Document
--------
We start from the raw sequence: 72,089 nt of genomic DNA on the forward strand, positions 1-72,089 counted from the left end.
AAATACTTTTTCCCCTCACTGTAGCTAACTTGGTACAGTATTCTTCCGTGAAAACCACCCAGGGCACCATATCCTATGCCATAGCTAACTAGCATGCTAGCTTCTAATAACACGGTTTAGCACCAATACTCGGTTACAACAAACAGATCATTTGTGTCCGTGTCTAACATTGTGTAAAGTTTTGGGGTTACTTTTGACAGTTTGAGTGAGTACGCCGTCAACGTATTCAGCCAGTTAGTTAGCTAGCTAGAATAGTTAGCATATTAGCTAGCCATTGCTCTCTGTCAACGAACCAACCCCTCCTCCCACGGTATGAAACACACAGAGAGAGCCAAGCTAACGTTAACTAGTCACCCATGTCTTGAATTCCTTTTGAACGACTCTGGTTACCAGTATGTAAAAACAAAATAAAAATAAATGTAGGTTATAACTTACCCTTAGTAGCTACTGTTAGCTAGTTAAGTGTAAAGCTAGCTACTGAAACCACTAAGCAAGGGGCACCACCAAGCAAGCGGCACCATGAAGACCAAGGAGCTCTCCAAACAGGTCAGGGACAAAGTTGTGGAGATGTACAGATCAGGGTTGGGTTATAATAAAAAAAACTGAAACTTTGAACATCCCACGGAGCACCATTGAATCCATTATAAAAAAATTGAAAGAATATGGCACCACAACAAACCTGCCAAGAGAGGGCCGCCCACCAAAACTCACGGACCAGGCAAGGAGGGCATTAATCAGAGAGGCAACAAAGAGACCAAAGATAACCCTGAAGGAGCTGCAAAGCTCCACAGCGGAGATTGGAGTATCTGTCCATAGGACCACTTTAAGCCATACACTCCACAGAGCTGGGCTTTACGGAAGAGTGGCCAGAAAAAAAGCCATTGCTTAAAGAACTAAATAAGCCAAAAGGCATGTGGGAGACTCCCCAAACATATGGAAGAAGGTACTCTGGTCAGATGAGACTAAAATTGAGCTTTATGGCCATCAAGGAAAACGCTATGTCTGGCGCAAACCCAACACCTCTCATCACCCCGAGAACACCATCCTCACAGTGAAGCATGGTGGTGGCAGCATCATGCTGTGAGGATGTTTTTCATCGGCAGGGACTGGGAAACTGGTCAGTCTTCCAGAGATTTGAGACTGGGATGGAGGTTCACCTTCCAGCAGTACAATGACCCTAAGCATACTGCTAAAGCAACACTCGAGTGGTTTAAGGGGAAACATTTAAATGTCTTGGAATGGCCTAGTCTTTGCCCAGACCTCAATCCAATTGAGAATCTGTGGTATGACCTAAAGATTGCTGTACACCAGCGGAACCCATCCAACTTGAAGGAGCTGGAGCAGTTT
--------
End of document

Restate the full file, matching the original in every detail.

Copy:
We start from the raw sequence: 72,089 nt of genomic DNA on the forward strand, positions 1-72,089 counted from the left end.
AAATACTTTTTCCCCTCACTGTAGCTAACTTGGTACAGTATTCTTCCGTGAAAACCACCCAGGGCACCATATCCTATGCCATAGCTAACTAGCATGCTAGCTTCTAATAACACGGTTTAGCACCAATACTCGGTTACAACAAACAGATCATTTGTGTCCGTGTCTAACATTGTGTAAAGTTTTGGGGTTACTTTTGACAGTTTGAGTGAGTACGCCGTCAACGTATTCAGCCAGTTAGTTAGCTAGCTAGAATAGTTAGCATATTAGCTAGCCATTGCTCTCTGTCAACGAACCAACCCCTCCTCCCACGGTATGAAACACACAGAGAGAGCCAAGCTAACGTTAACTAGTCACCCATGTCTTGAATTCCTTTTGAACGACTCTGGTTACCAGTATGTAAAAACAAAATAAAAATAAATGTAGGTTATAACTTACCCTTAGTAGCTACTGTTAGCTAGTTAAGTGTAAAGCTAGCTACTGAAACCACTAAGCAAGGGGCACCACCAAGCAAGCGGCACCATGAAGACCAAGGAGCTCTCCAAACAGGTCAGGGACAAAGTTGTGGAGATGTACAGATCAGGGTTGGGTTATAATAAAAAAAACTGAAACTTTGAACATCCCACGGAGCACCATTGAATCCATTATAAAAAAATTGAAAGAATATGGCACCACAACAAACCTGCCAAGAGAGGGCCGCCCACCAAAACTCACGGACCAGGCAAGGAGGGCATTAATCAGAGAGGCAACAAAGAGACCAAAGATAACCCTGAAGGAGCTGCAAAGCTCCACAGCGGAGATTGGAGTATCTGTCCATAGGACCACTTTAAGCCATACACTCCACAGAGCTGGGCTTTACGGAAGAGTGGCCAGAAAAAAAGCCATTGCTTAAAGAACTAAATAAGCCAAAAGGCATGTGGGAGACTCCCCAAACATATGGAAGAAGGTACTCTGGTCAGATGAGACTAAAATTGAGCTTTATGGCCATCAAGGAAAACGCTATGTCTGGCGCAAACCCAACACCTCTCATCACCCCGAGAACACCATCCTCACAGTGAAGCATGGTGGTGGCAGCATCATGCTGTGAGGATGTTTTTCATCGGCAGGGACTGGGAAACTGGTCAGTCTTCCAGAGATTTGAGACTGGGATGGAGGTTCACCTTCCAGCAGTACAATGACCCTAAGCATACTGCTAAAGCAACACTCGAGTGGTTTAAGGGGAAACATTTAAATGTCTTGGAATGGCCTAGTCTTTGCCCAGACCTCAATCCAATTGAGAATCTGTGGTATGACCTAAAGATTGCTGTACACCAGCGGAACCCATCCAACTTGAAGGAGCTGGAGCAGTTT